“Everyone can do their bit to help with this effort by continuing to stay at home as much as possible and washing hands regularly.”
Consultant Physician Dr John Horsley
Dr Horsley, 66, last worked at the Royal Liverpool as a medical registrar in 1980 and is now a consultant geriatrician for Liverpool University Hospital’s new stepdown facility for patients.
Based within the new Royal Liverpool University Hospital, the state-of-the-art unit opened at the beginning of May.
Before returning to the Liverpool hospital, Dr Horsley was on a working holiday as a locum in Whangarei, New Zealand, where he heard the call of the NHS Bringing Back Staff recruitment campaign.
“We were lucky to get back to the UK, we had a few cancelled and rebooked flights due to the pandemic – we got out just in time. I actually filled in the forms relaxing beside a swimming pool in Bali!” said Dr Horsley, who left the Royal Liverpool to take a research fellowship in Canada in 1981.
After returning and completing his training in the UK, he began a consultant post in Southport and Ormskirk Hospital NHS Trust in 1987 before taking early retirement from the NHS in 2014.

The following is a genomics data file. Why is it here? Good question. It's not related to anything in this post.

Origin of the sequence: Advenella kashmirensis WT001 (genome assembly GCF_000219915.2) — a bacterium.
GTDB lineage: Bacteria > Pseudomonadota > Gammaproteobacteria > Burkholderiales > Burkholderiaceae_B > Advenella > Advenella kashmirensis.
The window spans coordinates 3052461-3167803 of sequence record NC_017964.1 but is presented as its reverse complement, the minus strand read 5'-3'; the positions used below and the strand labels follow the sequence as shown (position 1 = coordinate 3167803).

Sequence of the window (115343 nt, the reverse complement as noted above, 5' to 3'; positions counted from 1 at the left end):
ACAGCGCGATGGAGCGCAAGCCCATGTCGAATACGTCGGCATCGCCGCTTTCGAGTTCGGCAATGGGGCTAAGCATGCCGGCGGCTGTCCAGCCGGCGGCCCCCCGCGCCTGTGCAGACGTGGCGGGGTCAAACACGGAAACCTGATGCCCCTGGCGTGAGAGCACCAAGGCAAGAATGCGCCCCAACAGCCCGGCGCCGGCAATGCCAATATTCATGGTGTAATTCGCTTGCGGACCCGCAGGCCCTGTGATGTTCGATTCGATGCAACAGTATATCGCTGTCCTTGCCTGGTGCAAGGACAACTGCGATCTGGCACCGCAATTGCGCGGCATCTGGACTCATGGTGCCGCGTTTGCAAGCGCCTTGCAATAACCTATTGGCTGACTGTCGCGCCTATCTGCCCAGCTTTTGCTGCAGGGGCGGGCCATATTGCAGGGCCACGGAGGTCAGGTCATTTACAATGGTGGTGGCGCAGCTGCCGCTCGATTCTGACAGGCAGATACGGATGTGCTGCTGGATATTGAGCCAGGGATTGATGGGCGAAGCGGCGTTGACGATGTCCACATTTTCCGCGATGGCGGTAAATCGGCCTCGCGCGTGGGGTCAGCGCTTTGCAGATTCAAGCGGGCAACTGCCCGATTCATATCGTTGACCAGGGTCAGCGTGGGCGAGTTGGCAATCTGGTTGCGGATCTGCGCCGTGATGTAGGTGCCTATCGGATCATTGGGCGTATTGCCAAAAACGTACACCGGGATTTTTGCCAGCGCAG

Dr Horsley said: "I couldn't sit back; we've got a big family and we have to face it could happen to anybody. I'm very conscious of the fact it's not without its risks but it's my intent to stay safe for all of us on the unit. It's a sense of duty and I'm lucky to be fit and well.
"It has been great to be involved with the new stepdown facility from the start, it truly is phenomenal what has been achieved in such a short space of time. I've had a role in setting up, planning and developing the unit, whilst also supporting the training programme. It's been a real pleasure being a part of it and my wife is pleased as it has kept me busy during the current lockdown restrictions!"